Review: Duvall is the driving force behind ‘Get Low’
August 26, 2010
Even as he approaches 80, Robert Duvall remains a heavyweight actor. He is thick in his body, his head and his voice; his presence is still an imposing one. His appearance on screen doesn’t just call to mind a past era when he played such intimidating characters as Bull Meechum in “The Great Santini” and Lieutenant Kilgore in “Apocalypse Now.” We also still see in Duvall the guy who put the cocky muscle into Bull and Kilgore. He still seems like he could kick your ass, and wouldn’t mind proving it.
On occasion, as he has crept into older age, Duvall has been used in comedic and lightweight movies, and for the most part it just doesn’t work. He’s not built for lightweight tones.
What has made Duvall nearly as memorable as any American film actor is what has been behind and underneath the muscular exterior. There is always another layer that is softer, or funnier, or more vulnerable. Kilgore had that comically maniacal edge. The consigliere Tom Hagen, from the “Godfather” movies, was memorably pushed to the margins of the Corleone family because he wasn’t Sicilian – code for being weak. It was clear that Bull Meechum’s bullying hid a bundle of insecurities, and the hard-luck, hard-living country singer Mac Sledge, from “Tender Mercies” – for which Duvall won his Oscar – wore those insecurities on the surface.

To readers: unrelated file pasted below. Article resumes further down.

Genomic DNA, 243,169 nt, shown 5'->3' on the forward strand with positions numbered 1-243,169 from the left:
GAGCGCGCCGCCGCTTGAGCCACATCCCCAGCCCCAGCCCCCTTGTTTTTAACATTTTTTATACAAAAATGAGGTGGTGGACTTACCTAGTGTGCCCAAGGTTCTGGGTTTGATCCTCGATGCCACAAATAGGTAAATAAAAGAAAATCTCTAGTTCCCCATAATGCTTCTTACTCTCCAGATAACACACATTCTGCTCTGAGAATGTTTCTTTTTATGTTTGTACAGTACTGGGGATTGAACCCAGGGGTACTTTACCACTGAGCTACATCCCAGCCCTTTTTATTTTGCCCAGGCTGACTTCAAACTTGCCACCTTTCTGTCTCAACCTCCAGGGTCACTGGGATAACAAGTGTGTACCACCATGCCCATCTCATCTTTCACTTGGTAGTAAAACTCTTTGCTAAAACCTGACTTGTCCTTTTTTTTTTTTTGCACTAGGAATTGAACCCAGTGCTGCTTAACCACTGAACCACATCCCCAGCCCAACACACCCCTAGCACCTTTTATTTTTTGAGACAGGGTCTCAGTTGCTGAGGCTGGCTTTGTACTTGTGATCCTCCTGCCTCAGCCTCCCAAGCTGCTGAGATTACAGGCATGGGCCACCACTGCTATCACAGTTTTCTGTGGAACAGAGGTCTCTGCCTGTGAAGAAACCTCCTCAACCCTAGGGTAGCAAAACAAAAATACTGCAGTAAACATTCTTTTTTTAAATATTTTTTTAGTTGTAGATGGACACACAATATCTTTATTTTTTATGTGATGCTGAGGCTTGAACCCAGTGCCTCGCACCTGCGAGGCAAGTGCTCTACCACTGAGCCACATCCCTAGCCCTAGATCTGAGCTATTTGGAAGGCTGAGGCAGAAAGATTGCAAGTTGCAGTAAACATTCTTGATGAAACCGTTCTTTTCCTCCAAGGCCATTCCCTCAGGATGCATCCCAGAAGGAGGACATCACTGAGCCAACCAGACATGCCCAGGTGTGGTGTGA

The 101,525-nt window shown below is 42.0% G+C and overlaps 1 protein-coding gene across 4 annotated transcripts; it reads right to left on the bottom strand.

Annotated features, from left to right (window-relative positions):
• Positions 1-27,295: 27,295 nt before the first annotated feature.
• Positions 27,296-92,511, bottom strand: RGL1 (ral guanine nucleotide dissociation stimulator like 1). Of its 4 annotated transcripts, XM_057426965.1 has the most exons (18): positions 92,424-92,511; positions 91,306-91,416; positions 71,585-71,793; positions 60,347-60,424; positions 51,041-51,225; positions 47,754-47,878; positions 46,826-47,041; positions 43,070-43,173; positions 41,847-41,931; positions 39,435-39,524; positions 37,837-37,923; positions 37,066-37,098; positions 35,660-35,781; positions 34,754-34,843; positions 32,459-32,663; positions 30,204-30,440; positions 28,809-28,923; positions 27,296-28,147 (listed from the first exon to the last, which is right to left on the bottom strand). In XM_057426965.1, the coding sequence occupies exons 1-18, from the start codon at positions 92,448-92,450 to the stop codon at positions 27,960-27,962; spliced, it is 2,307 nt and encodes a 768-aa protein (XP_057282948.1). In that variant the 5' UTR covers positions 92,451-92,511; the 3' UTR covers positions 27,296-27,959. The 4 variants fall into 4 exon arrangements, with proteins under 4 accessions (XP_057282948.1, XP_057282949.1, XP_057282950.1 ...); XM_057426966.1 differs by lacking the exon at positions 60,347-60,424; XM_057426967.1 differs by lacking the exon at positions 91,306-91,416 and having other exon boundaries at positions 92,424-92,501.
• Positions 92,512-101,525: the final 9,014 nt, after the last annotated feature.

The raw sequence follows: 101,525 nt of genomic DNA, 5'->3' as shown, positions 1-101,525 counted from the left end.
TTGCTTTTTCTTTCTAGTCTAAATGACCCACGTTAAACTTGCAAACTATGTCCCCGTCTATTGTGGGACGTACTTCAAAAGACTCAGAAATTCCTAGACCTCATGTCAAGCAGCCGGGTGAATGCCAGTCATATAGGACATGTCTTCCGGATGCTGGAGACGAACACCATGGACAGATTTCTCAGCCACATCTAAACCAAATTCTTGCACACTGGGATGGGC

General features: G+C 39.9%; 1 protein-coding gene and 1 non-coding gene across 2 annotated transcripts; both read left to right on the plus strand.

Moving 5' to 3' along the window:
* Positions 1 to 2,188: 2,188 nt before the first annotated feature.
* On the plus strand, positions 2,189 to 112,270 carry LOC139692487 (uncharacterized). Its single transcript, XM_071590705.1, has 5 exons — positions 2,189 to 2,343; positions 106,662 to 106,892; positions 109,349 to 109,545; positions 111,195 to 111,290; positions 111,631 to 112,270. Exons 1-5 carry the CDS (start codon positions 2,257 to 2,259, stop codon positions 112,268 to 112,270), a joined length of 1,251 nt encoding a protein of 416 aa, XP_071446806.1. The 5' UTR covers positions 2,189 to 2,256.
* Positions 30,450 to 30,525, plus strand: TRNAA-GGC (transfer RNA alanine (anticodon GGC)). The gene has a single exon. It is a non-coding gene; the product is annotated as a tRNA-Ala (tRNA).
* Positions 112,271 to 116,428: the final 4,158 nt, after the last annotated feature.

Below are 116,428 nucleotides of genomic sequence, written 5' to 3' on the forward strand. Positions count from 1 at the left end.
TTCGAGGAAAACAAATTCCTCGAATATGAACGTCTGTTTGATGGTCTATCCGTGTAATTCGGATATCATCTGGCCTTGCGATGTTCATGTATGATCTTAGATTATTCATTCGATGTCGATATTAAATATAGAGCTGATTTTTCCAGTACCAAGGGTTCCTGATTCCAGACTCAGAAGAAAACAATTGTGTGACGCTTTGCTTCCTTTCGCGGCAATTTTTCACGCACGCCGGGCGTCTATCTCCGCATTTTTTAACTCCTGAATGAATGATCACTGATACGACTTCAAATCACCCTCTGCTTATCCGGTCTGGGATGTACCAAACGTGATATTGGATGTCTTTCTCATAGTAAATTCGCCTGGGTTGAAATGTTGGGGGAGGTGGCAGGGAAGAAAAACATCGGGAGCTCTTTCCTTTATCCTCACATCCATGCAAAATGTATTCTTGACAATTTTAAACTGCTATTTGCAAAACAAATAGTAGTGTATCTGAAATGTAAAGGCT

Duvall brings that whole bag of skills and screen history to Felix Bush, the backwoods loner in 1930s Tennessee in “Get Low.” Bush has been a menace to the village he lives on the edge of; everyone, it seems, has a story about Old Man Bush having threatened, or actually harmed, someone they knew. Regardless of how much of it is true, Bush cultivates the image, wearing a long beard and scowl that, as much as his reputation, are intended to keep the world at a distance.
But Bush is getting frail, and as he faces his demise, there is a burden he wants to lay down before he goes. He has been too remote from society for too long to know how to come out and say it, so with the help of a money-hungry undertaker (Bill Murray, in a performance just short of wonderful) and the undertaker’s compassionate, young assistant (Lucas Black, in a portrayal that gets richer as the film moves along), Bush concocts the idea of his own fake funeral, which he will attend. The concept is half-baked, as all the participants seem to know, but the process of staging the funeral, backing away from it, and ultimately discovering just what this staged event was meant to accomplish, allows the playful trickster inside Bush to emerge, and gives “Get Low” its vaguely comic veneer.
What Bush needs to get off his chest, director Aaron Schneider and writer Chris Provenzano keep close to their own chest. Bush takes a small-scale odyssey that touches on religion (as he catches up with his old pal, a black minister), romance (as he frolics care-free through the woods with an old flame, played by Sissy Spacek) and his own past.
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The dark secret that has been locked away is revealed all at once. Whether this works to redeem what has been a slow, shadowy story up till then depends entirely on the speech Bush delivers – and on the effectiveness of Duvall, as an actor and icon. For the climactic minutes, the movie is given over entirely to Duvall, in an unwavering close-up that lets him speak of forgiveness, conscience, lust and violence.
The scene probably doesn’t quite do everything it is asked to. But for fans of Duvall – which we all should be by now – it is required viewing.